To determine net charge-offs, we have considered the recovery rate based on historical recovery rates applied in conjunction with the current LTV. The table below gives the recovery rates used to determine net charge-offs.

 

 

Current LTV

Recovery rate

Basis

Greater than

120%

12.0%

(recovery rates during 1990-1991, lowest since 1976)

Greater than

110%

16.7%

 

Greater than

100%

21.4%

(average recovery rate since 1976)

Greater than

90%

28.2%

 

Less than

<90%

35.0%

(highest recovery rate since 1976)

Source: FDIC and Boombustblog.com Analysis

We estimated the current LTV for home equity loans based on the housing price decline calculated using the Case-Shiller Index of each state and LTV at origination to determine the current LTV. Impaired loans have a two-year loss rate of 67.5%, while other loans have a loss rate of 56.4%. We have assumed impaired loans to have a 0% recovery rate in each of the states. The non-impaired home equity loans would have a loss rate of 56.4% for 2009 and 2010, while the Federal Reserve’s estimated loss rate is 21–28% for the same period.

 

Real estate 1−4 family junior lien mortgage

High Risk Subprime ARM Loans (Low FICO and high LTV)

 

 

Current LTV

Owner Occupied

Non- Owner Occupied

Default rate

Recovery Rate

Loss Rate

Impaired Loans

 

65.0%

95.0%

 

 

 

California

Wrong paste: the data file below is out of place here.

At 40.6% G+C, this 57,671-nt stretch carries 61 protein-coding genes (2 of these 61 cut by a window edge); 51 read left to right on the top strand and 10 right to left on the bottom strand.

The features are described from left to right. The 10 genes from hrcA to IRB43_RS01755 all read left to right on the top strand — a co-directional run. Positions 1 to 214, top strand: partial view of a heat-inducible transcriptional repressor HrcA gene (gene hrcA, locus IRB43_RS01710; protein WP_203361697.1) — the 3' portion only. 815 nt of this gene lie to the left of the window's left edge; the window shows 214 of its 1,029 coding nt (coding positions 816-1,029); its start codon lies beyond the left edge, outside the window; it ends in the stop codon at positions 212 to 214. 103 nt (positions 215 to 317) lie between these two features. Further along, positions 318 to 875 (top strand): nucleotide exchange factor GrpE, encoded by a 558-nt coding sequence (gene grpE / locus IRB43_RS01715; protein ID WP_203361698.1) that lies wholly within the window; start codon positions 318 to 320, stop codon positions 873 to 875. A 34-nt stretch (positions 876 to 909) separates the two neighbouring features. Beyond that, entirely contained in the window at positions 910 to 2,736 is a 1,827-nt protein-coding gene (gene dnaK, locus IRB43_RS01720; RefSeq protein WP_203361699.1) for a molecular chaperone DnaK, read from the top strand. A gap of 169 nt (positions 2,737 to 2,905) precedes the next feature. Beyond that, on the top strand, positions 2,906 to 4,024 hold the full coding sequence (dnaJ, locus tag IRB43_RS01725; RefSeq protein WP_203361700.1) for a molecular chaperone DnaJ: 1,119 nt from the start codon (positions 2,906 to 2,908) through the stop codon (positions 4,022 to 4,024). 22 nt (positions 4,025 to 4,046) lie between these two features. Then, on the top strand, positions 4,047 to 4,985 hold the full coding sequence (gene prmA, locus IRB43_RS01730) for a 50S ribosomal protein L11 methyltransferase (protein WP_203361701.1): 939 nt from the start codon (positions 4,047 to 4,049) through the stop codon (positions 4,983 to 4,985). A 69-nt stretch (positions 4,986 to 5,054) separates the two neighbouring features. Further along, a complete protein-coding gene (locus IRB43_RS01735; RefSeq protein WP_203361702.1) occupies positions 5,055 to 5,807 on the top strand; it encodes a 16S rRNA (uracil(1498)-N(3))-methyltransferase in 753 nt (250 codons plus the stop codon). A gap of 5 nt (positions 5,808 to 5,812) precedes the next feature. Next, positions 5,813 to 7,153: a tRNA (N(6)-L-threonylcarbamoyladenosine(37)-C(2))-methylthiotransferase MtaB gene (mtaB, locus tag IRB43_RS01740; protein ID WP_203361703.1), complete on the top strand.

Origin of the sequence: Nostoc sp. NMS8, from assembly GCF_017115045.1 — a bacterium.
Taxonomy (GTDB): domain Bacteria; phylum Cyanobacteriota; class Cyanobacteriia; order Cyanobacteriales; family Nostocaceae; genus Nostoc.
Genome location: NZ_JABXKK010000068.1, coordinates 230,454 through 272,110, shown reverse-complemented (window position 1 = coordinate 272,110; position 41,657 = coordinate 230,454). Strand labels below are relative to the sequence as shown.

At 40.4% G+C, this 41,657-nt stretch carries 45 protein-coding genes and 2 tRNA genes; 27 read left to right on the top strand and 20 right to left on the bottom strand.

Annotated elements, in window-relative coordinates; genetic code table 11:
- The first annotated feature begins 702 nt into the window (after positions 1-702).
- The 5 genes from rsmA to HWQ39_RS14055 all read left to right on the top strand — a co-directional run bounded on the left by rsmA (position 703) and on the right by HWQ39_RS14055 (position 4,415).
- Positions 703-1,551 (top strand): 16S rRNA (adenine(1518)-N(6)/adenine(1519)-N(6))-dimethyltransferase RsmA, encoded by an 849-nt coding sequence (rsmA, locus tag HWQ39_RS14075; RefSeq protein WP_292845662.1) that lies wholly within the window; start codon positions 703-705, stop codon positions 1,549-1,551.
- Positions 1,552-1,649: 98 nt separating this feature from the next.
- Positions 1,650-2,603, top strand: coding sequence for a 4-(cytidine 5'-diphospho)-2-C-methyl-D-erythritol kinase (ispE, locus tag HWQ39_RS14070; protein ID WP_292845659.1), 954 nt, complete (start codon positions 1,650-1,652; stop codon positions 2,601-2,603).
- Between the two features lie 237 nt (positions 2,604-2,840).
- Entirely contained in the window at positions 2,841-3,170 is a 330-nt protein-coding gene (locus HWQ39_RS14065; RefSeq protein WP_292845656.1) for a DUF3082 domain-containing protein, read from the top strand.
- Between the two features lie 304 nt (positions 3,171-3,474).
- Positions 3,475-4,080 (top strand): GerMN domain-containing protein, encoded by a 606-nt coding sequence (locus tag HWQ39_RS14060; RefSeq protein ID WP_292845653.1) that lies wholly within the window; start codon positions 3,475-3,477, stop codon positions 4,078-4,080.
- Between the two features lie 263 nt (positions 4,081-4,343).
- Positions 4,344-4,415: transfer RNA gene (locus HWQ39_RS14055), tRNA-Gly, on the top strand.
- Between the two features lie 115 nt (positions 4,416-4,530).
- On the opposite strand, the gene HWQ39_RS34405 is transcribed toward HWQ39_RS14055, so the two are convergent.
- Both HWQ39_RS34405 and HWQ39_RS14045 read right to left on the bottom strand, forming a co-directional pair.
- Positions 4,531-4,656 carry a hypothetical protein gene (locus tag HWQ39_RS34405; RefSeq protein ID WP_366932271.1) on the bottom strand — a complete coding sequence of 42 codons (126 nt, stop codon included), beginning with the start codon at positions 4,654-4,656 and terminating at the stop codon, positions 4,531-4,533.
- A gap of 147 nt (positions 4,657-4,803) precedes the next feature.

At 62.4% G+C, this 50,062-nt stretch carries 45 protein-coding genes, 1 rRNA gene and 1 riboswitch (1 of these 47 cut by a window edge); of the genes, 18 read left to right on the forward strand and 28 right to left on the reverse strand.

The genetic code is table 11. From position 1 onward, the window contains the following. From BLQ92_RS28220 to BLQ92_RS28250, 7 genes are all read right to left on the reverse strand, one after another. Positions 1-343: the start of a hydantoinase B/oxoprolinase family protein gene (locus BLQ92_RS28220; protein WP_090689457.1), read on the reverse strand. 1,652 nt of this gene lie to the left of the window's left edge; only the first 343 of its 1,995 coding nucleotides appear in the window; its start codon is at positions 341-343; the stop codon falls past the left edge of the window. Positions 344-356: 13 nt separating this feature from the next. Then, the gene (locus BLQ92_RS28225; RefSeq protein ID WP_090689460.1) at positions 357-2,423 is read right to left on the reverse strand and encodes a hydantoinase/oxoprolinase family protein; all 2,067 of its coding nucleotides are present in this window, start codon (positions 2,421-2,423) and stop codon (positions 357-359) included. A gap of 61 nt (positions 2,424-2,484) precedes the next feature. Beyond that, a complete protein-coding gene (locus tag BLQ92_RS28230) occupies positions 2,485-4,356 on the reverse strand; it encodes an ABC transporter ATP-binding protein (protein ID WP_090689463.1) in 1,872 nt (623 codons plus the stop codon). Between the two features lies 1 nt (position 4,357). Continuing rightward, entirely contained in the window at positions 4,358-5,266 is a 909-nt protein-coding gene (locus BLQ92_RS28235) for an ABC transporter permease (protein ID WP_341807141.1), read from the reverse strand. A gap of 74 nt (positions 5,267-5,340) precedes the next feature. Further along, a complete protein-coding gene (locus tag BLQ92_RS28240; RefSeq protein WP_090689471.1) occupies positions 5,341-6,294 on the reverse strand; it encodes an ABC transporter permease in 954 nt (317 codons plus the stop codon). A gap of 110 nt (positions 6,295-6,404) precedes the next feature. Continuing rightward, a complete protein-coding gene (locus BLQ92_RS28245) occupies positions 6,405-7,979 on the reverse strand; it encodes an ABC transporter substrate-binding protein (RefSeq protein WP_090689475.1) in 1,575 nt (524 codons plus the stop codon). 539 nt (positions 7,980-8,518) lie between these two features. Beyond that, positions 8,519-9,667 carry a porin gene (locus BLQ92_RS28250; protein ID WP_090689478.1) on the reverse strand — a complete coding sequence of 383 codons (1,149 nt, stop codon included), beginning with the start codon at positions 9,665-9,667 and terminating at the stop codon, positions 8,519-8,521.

128%

93.7%

6.3%

66.9%

0%

66.9%

Florida

124%

88.7%

11.3%

68.4%

0%

68.4%

New Jersey

108%

91.5%

8.5%

67.6%

0%

67.6%

Arizona

146%

91.9%

8.1%

67.4%

0%

67.4%

Other

112%

91.0%

9.0%

67.7%

0%

67.7%

Total Impaired Loans

 

 

 

 

 

67.5%

All other loans:

 

 

 

 

 

 

California

128%

93.7%

6.3%

66.9%

12%

58.9%

Florida

124%

88.7%

11.3%

68.4%

12%

60.2%

New Jersey

108%

91.5%

8.5%

67.6%

21%

53.1%

Virginia

111%

91.1%

8.9%

67.7%

17%

56.4%

New York

90%

92.0%

8.0%

67.4%

28%

48.4%

Pennsylvania

111%

90.0%

10.0%

68.0%

17%

56.6%

North Carolina

86%

88.3%

11.7%

68.5%

35%

44.5%

Texas

89%

91.6%

8.4%

67.5%

35%

43.9%

Georgia

105%

88.5%

11.5%

68.5%

21%

53.8%

Arizona

146%

91.9%

8.1%

67.4%

12%

59.3%

Other

112%

91.0%

9.0%

67.7%

17%

56.4%

Home equity portfolio

 

 

 

56.4%

  As a reminder...

 For those who want the hard data that I used to come up wit; h the findings below, as well as to run their own calculations, I welcome you to the open source model: The Truth About the Banks Has Been Released: the open source spreadhseet edition as well as the Welcome to the Big Bank Bamboozle! and  The banking backdrop for 2009.

Read 5069 times Last modified on Monday, 06 July 2009 07:51
Reggie Middleton

Resident Contrarian Badass at BoomBustBlog (you can call me Editor-in-Chief)...

Disruptor-in-Chief at Veritaseum.com, where we're ushering the P2P Economy.

 

www.boombustblog.com
Login to post comments